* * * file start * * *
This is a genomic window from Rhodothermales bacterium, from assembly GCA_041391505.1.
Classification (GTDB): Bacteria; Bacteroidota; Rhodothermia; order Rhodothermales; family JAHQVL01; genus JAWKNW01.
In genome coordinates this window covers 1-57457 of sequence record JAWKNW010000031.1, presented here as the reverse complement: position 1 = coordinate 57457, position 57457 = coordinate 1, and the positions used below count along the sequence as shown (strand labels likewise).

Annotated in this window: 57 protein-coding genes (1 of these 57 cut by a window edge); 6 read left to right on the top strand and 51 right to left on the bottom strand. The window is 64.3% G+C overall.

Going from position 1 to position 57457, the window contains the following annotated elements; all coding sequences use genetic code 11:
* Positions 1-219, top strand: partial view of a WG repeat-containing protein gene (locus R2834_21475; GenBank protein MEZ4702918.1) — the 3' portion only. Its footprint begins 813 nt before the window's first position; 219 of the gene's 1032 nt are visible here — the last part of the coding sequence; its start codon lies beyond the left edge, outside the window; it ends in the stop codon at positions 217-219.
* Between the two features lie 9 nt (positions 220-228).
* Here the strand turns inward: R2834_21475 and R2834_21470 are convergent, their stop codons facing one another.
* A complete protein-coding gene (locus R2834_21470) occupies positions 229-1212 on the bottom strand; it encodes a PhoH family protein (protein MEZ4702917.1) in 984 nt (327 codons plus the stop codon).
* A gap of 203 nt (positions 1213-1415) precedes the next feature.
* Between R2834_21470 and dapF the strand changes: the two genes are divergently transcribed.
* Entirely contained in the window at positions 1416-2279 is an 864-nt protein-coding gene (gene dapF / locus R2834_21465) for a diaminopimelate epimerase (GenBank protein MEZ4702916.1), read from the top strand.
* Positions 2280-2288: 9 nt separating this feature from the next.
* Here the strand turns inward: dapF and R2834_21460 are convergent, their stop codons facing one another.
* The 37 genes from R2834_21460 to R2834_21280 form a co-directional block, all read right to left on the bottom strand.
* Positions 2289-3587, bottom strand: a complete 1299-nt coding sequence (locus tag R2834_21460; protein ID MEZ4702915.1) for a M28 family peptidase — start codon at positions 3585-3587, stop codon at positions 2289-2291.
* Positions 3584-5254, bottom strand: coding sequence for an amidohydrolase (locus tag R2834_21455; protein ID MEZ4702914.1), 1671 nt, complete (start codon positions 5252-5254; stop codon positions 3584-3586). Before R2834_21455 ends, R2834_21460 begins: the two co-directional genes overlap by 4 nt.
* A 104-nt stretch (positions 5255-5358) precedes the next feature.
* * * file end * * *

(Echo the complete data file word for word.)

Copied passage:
This is a genomic window from Rhodothermales bacterium, from assembly GCA_041391505.1.
Classification (GTDB): Bacteria; Bacteroidota; Rhodothermia; order Rhodothermales; family JAHQVL01; genus JAWKNW01.
In genome coordinates this window covers 1-57457 of sequence record JAWKNW010000031.1, presented here as the reverse complement: position 1 = coordinate 57457, position 57457 = coordinate 1, and the positions used below count along the sequence as shown (strand labels likewise).

Annotated in this window: 57 protein-coding genes (1 of these 57 cut by a window edge); 6 read left to right on the top strand and 51 right to left on the bottom strand. The window is 64.3% G+C overall.

Going from position 1 to position 57457, the window contains the following annotated elements; all coding sequences use genetic code 11:
* Positions 1-219, top strand: partial view of a WG repeat-containing protein gene (locus R2834_21475; GenBank protein MEZ4702918.1) — the 3' portion only. Its footprint begins 813 nt before the window's first position; 219 of the gene's 1032 nt are visible here — the last part of the coding sequence; its start codon lies beyond the left edge, outside the window; it ends in the stop codon at positions 217-219.
* Between the two features lie 9 nt (positions 220-228).
* Here the strand turns inward: R2834_21475 and R2834_21470 are convergent, their stop codons facing one another.
* A complete protein-coding gene (locus R2834_21470) occupies positions 229-1212 on the bottom strand; it encodes a PhoH family protein (protein MEZ4702917.1) in 984 nt (327 codons plus the stop codon).
* A gap of 203 nt (positions 1213-1415) precedes the next feature.
* Between R2834_21470 and dapF the strand changes: the two genes are divergently transcribed.
* Entirely contained in the window at positions 1416-2279 is an 864-nt protein-coding gene (gene dapF / locus R2834_21465) for a diaminopimelate epimerase (GenBank protein MEZ4702916.1), read from the top strand.
* Positions 2280-2288: 9 nt separating this feature from the next.
* Here the strand turns inward: dapF and R2834_21460 are convergent, their stop codons facing one another.
* The 37 genes from R2834_21460 to R2834_21280 form a co-directional block, all read right to left on the bottom strand.
* Positions 2289-3587, bottom strand: a complete 1299-nt coding sequence (locus tag R2834_21460; protein ID MEZ4702915.1) for a M28 family peptidase — start codon at positions 3585-3587, stop codon at positions 2289-2291.
* Positions 3584-5254, bottom strand: coding sequence for an amidohydrolase (locus tag R2834_21455; protein ID MEZ4702914.1), 1671 nt, complete (start codon positions 5252-5254; stop codon positions 3584-3586). Before R2834_21455 ends, R2834_21460 begins: the two co-directional genes overlap by 4 nt.
* A 104-nt stretch (positions 5255-5358) precedes the next feature.